Diesel Digest: by Capt. Jeff Werner
While the primary focus of the yachting industry is superyachts, vessels with an LOA in the 50-foot range also make up a good portion of boats that are sold. These include sailboats, both monohulls and catamarans, and sport-fishing boats. Tracking the recent advances in diesel engine design for the sailboat sector is a good way to understand the development of larger horsepower marine diesel engines.
Over the past 30 years, Yanmar has been the leader of diesel engines used on board small charter and recreational sailboats. During this time, engine manufacturers such as Universal and Westerbeke have fallen by the wayside or lost significant market share. The key to Yanmar’s success has been developing a reliable engine and taking it into the 21st century using the latest technology. At the same time, they listened to their customers and abided by environmental regulations.
According to the Yanmar Development Division, “performance requirements for diesel engines in the pleasure boat market are growing year by year. In addition to things like high output and quiet operating, recent years have also seen rising interest in environmental performance factors such as fuel economy and exhaust emissions”.
To meet the changes in the small marine diesel engine market, Yanmar melded their tried-and-true mechanical marine engine with the special technologies of their industrial diesel engine, and with the advancements in larger electronically controlled marine engines used aboard superyachts and commercial vessels.
Mechanically controlled diesel engines rely on gear-driven fuel pumps, spring-loaded injector nozzles and mechanical governors to continuously squirt the same amount of fuel into the cylinders. Electronically controlled diesel engines use speed sensors, servos, microprocessors and electronic injectors to deliver the exact amount of fuel needed at any given moment.
Yanmar decided to address a recurring complaint of sailboat operators: hull stain from the black smoke emitted by the engine. Many sailboats have a white hull, making the black stain caused by the smoke in the exhaust gas particularly noticeable, and it is difficult to remove, the company said.
To control the black smoke, Yanmar added an electronically controlled common rail injection system to precisely meter the exact amount of fuel necessary for complete combustion. Yanmar also incorporated numerous industrial engine combustion technologies, “such as optimization of the timing and number of fuel injections.” The company reported a resulting 80 percent reduction in the density of black smoke in the exhaust gas under normal conditions.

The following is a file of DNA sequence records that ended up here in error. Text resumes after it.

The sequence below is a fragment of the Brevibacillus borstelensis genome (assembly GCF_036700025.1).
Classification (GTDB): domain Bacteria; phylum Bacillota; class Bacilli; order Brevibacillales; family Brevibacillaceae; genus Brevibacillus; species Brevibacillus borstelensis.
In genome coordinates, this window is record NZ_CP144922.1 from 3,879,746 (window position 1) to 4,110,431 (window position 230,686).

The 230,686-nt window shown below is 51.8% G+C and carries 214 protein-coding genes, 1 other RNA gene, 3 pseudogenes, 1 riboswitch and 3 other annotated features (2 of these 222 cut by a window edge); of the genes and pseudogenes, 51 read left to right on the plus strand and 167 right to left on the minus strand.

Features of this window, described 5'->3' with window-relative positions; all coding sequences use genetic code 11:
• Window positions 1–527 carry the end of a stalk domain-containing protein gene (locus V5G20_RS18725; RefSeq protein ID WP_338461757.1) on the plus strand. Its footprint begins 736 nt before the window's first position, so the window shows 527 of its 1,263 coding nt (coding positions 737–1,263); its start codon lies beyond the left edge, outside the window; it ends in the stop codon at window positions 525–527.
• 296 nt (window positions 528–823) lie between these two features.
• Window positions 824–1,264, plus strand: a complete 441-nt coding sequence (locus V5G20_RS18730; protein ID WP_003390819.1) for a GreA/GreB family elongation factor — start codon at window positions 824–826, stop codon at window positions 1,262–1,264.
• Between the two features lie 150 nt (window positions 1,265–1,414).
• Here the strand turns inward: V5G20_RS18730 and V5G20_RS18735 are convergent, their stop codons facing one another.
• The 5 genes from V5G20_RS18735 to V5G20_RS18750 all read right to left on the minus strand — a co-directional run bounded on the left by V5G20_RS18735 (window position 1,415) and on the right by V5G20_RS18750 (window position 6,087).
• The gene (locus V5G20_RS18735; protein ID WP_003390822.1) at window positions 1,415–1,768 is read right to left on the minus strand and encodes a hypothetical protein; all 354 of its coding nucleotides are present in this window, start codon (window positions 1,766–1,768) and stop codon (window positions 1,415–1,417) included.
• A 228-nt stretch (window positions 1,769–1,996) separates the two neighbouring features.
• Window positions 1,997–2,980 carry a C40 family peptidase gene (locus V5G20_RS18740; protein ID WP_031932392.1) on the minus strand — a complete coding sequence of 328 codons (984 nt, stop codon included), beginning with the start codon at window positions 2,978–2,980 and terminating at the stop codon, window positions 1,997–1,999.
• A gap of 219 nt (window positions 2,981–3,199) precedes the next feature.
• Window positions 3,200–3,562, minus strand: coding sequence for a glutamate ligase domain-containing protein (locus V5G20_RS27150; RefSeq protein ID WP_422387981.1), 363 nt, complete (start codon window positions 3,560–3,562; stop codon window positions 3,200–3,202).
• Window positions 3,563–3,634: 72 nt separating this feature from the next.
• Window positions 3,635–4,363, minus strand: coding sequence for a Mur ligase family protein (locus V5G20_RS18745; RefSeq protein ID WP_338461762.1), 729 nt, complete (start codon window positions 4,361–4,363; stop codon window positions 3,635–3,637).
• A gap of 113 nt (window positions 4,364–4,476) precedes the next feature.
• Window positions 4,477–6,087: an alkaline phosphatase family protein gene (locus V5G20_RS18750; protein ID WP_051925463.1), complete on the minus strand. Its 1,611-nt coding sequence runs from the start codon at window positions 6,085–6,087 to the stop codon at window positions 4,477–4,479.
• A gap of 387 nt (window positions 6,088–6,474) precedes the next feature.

Engine vibration and noise are a design issue on superyachts, and an even greater factor on small sailboats because of the proximity of the engine room to the cabins. The separation of this mechanical space from the living space may be a single bulkhead. Since there is only so much soundproofing that can be done in an engine compartment, other technologies must be used to reduce noise and vibration. Switching from a mechanically controlled to an electronically controlled engine allowed Yanmar to reduce vibration by 30 percent and the noise level by almost 50 percent.
The final enhancement available by adopting electronically controlled engines is the ease of connecting them to electronic displays. Using the engines NMEA 2000 digital output has significantly improved the interface with equipment that requires the input of engine speed or fuel consumption. Another benefit of the the electronic control system is the ease of installing multiple helm stations. This electronic “fly by wire” concept was pioneered in military and commercial aircraft.
Regardless of whether operating a vessel with a classic mechanically controlled diesel engine or an up-to-date common rail engine, optimal performance can only be achieved with clean fuel. The way to assure that the fuel that powers the engine meets the engine manufacturer’s specifications is by following a detailed fuel preventive maintenance program.
Capt. Jeff Werner is a 25-year veteran of the yachting industry as a captain on private and charter yachts, both sail and power, and a certified instructor for the RYA, MCA, USCG and US Sailing. He also owns Diesel Doctor (MyDieselDoctor.com). Comments are welcome below.